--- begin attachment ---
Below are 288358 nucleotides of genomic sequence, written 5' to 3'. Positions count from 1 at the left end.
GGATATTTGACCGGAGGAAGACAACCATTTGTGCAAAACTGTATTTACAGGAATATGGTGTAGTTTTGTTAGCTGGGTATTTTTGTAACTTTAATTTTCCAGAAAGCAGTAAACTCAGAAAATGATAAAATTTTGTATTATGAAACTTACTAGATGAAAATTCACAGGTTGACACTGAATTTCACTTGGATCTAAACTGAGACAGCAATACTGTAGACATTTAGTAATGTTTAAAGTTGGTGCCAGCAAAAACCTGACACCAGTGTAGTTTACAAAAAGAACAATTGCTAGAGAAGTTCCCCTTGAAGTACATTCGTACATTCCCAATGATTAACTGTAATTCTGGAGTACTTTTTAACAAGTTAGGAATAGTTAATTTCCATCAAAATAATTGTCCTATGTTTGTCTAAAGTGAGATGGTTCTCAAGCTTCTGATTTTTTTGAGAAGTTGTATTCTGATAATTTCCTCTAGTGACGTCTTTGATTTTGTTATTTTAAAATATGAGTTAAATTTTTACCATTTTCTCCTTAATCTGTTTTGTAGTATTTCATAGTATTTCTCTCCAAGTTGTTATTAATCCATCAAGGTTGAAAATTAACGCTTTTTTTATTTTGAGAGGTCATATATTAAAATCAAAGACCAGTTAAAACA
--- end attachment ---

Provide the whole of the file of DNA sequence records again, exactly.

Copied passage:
Below are 288358 nucleotides of genomic sequence, written 5' to 3'. Positions count from 1 at the left end.
GGATATTTGACCGGAGGAAGACAACCATTTGTGCAAAACTGTATTTACAGGAATATGGTGTAGTTTTGTTAGCTGGGTATTTTTGTAACTTTAATTTTCCAGAAAGCAGTAAACTCAGAAAATGATAAAATTTTGTATTATGAAACTTACTAGATGAAAATTCACAGGTTGACACTGAATTTCACTTGGATCTAAACTGAGACAGCAATACTGTAGACATTTAGTAATGTTTAAAGTTGGTGCCAGCAAAAACCTGACACCAGTGTAGTTTACAAAAAGAACAATTGCTAGAGAAGTTCCCCTTGAAGTACATTCGTACATTCCCAATGATTAACTGTAATTCTGGAGTACTTTTTAACAAGTTAGGAATAGTTAATTTCCATCAAAATAATTGTCCTATGTTTGTCTAAAGTGAGATGGTTCTCAAGCTTCTGATTTTTTTGAGAAGTTGTATTCTGATAATTTCCTCTAGTGACGTCTTTGATTTTGTTATTTTAAAATATGAGTTAAATTTTTACCATTTTCTCCTTAATCTGTTTTGTAGTATTTCATAGTATTTCTCTCCAAGTTGTTATTAATCCATCAAGGTTGAAAATTAACGCTTTTTTTATTTTGAGAGGTCATATATTAAAATCAAAGACCAGTTAAAACA